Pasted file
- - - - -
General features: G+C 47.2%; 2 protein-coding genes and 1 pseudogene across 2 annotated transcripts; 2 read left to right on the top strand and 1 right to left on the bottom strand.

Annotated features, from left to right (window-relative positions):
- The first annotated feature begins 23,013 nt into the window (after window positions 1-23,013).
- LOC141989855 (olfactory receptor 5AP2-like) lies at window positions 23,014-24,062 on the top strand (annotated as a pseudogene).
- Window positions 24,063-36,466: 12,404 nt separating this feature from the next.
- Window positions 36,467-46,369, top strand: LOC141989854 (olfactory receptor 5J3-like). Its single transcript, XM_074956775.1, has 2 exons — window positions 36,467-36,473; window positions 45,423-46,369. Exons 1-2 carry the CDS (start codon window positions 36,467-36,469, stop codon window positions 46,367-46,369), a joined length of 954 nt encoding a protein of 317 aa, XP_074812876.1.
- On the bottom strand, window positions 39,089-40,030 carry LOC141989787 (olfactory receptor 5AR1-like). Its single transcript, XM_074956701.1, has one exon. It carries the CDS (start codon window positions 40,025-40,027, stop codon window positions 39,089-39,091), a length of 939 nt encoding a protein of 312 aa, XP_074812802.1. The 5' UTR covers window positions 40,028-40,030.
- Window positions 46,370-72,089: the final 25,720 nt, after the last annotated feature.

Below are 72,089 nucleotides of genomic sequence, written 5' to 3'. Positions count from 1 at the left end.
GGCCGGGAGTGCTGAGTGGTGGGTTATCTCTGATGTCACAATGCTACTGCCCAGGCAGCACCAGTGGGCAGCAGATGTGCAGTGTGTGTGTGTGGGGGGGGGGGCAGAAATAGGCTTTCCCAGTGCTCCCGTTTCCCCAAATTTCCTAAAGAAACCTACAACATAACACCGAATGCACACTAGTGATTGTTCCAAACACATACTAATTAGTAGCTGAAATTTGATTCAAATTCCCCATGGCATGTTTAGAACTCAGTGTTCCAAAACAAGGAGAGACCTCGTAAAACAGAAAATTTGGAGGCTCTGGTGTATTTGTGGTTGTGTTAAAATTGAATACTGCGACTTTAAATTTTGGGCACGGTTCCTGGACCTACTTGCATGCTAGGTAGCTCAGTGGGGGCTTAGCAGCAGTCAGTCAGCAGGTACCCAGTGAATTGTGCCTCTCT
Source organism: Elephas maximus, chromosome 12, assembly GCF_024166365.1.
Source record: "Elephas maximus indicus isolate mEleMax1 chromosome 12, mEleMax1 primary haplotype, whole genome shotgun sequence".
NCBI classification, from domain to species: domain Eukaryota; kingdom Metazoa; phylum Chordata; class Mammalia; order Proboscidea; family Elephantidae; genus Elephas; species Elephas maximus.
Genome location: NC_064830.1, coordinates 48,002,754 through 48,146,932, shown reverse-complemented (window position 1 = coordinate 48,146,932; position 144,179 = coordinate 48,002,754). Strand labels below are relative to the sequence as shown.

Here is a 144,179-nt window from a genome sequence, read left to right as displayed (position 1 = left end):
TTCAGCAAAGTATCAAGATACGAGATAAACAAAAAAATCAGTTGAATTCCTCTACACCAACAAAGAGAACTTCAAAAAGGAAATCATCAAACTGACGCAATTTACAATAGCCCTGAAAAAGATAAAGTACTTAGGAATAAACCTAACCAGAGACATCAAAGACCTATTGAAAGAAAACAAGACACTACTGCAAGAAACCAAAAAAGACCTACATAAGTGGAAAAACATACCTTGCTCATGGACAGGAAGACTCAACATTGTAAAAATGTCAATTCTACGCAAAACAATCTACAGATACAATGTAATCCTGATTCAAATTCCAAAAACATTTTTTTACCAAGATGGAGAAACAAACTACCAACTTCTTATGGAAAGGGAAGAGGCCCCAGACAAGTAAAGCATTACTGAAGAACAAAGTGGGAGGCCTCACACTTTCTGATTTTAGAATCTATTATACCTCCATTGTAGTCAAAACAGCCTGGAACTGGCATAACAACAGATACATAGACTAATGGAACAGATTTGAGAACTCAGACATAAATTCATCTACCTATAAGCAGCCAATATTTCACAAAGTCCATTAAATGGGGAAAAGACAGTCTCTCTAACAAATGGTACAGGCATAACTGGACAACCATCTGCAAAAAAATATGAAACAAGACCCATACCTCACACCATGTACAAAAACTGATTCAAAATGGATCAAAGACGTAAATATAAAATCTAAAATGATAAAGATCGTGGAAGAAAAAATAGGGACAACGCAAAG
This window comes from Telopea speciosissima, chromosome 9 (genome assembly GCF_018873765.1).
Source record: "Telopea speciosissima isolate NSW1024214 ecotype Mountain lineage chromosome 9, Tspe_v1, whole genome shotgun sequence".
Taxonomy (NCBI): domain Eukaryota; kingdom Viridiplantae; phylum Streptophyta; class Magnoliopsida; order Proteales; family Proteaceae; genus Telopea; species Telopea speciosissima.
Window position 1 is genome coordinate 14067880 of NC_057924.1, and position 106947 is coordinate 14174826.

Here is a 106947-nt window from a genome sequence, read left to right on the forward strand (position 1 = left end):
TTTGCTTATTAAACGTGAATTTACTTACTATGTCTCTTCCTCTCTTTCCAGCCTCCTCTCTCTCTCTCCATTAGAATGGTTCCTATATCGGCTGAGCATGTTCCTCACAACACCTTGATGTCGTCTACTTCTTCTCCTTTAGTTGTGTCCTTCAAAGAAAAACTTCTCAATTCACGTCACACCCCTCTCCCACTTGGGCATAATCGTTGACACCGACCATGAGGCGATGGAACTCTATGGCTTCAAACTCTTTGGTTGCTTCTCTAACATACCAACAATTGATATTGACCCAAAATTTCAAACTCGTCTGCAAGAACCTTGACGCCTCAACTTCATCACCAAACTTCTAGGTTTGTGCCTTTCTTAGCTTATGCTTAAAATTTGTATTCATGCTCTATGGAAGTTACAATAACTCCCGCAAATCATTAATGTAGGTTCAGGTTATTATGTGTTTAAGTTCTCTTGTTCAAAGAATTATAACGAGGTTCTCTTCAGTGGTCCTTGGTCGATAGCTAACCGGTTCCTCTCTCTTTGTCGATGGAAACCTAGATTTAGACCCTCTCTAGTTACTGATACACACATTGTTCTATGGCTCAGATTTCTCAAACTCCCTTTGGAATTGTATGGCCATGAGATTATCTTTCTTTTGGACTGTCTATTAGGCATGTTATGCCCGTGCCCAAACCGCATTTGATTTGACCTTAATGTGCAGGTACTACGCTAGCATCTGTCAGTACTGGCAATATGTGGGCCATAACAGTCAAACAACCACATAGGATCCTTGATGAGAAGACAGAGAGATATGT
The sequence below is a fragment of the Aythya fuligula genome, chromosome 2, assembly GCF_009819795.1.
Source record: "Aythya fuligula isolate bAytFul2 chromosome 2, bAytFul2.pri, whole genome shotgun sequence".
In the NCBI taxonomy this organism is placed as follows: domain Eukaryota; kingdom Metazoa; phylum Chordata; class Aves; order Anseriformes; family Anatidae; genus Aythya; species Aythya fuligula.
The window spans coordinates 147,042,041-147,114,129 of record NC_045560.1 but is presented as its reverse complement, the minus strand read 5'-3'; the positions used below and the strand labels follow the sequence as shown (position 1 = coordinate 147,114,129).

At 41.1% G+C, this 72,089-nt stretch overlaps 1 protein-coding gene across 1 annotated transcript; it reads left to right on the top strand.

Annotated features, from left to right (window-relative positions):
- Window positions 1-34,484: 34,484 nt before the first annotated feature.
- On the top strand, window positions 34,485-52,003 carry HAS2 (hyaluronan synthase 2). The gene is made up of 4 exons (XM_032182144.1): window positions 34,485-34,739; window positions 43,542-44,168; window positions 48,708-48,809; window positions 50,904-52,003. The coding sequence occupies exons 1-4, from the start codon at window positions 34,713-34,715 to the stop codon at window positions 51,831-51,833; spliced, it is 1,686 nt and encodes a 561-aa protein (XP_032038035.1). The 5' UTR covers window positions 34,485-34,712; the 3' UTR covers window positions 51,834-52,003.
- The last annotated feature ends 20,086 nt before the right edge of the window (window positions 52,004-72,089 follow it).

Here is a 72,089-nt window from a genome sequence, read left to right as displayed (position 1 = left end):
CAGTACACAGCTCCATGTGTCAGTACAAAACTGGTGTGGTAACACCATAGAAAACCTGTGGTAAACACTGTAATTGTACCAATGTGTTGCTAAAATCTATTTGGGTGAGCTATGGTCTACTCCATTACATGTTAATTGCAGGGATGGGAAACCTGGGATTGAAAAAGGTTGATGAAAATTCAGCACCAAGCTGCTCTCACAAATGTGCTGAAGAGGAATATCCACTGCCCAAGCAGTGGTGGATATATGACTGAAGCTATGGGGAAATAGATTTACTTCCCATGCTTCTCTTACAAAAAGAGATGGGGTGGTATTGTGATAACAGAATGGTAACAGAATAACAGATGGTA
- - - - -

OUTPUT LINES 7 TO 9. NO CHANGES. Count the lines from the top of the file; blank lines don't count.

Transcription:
- On the bottom strand, window positions 39,089-40,030 carry LOC141989787 (olfactory receptor 5AR1-like). Its single transcript, XM_074956701.1, has one exon. It carries the CDS (start codon window positions 40,025-40,027, stop codon window positions 39,089-39,091), a length of 939 nt encoding a protein of 312 aa, XP_074812802.1. The 5' UTR covers window positions 40,028-40,030.
- Window positions 46,370-72,089: the final 25,720 nt, after the last annotated feature.

Below are 72,089 nucleotides of genomic sequence, written 5' to 3'. Positions count from 1 at the left end.